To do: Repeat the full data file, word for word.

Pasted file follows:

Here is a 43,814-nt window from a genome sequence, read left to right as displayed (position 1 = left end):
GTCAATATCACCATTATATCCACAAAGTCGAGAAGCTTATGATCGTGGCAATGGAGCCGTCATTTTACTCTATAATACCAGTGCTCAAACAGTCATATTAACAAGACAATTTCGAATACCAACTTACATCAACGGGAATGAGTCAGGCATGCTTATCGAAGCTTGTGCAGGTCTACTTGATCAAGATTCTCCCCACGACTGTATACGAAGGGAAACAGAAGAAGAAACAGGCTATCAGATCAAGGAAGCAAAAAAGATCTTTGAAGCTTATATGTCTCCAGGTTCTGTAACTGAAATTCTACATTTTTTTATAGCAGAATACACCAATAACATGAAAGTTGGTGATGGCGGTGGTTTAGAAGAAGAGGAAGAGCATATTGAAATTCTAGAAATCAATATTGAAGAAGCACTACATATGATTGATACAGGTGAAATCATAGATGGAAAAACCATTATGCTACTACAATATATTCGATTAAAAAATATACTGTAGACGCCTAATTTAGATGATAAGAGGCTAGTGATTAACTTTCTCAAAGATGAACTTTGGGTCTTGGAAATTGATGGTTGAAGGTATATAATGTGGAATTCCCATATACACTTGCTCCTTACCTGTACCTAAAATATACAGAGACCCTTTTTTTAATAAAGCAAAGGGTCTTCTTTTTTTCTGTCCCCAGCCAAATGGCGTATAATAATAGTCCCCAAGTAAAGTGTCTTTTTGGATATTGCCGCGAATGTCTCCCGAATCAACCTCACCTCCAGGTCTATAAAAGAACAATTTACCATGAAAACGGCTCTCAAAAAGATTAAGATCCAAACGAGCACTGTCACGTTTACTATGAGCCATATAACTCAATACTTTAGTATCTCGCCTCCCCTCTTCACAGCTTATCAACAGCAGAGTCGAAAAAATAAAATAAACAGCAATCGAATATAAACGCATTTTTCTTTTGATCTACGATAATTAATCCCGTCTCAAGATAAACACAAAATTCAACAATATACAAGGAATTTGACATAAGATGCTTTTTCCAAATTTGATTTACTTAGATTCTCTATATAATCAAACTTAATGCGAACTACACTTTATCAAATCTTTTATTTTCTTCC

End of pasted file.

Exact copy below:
Here is a 43,814-nt window from a genome sequence, read left to right as displayed (position 1 = left end):
GTCAATATCACCATTATATCCACAAAGTCGAGAAGCTTATGATCGTGGCAATGGAGCCGTCATTTTACTCTATAATACCAGTGCTCAAACAGTCATATTAACAAGACAATTTCGAATACCAACTTACATCAACGGGAATGAGTCAGGCATGCTTATCGAAGCTTGTGCAGGTCTACTTGATCAAGATTCTCCCCACGACTGTATACGAAGGGAAACAGAAGAAGAAACAGGCTATCAGATCAAGGAAGCAAAAAAGATCTTTGAAGCTTATATGTCTCCAGGTTCTGTAACTGAAATTCTACATTTTTTTATAGCAGAATACACCAATAACATGAAAGTTGGTGATGGCGGTGGTTTAGAAGAAGAGGAAGAGCATATTGAAATTCTAGAAATCAATATTGAAGAAGCACTACATATGATTGATACAGGTGAAATCATAGATGGAAAAACCATTATGCTACTACAATATATTCGATTAAAAAATATACTGTAGACGCCTAATTTAGATGATAAGAGGCTAGTGATTAACTTTCTCAAAGATGAACTTTGGGTCTTGGAAATTGATGGTTGAAGGTATATAATGTGGAATTCCCATATACACTTGCTCCTTACCTGTACCTAAAATATACAGAGACCCTTTTTTTAATAAAGCAAAGGGTCTTCTTTTTTTCTGTCCCCAGCCAAATGGCGTATAATAATAGTCCCCAAGTAAAGTGTCTTTTTGGATATTGCCGCGAATGTCTCCCGAATCAACCTCACCTCCAGGTCTATAAAAGAACAATTTACCATGAAAACGGCTCTCAAAAAGATTAAGATCCAAACGAGCACTGTCACGTTTACTATGAGCCATATAACTCAATACTTTAGTATCTCGCCTCCCCTCTTCACAGCTTATCAACAGCAGAGTCGAAAAAATAAAATAAACAGCAATCGAATATAAACGCATTTTTCTTTTGATCTACGATAATTAATCCCGTCTCAAGATAAACACAAAATTCAACAATATACAAGGAATTTGACATAAGATGCTTTTTCCAAATTTGATTTACTTAGATTCTCTATATAATCAAACTTAATGCGAACTACACTTTATCAAATCTTTTATTTTCTTCC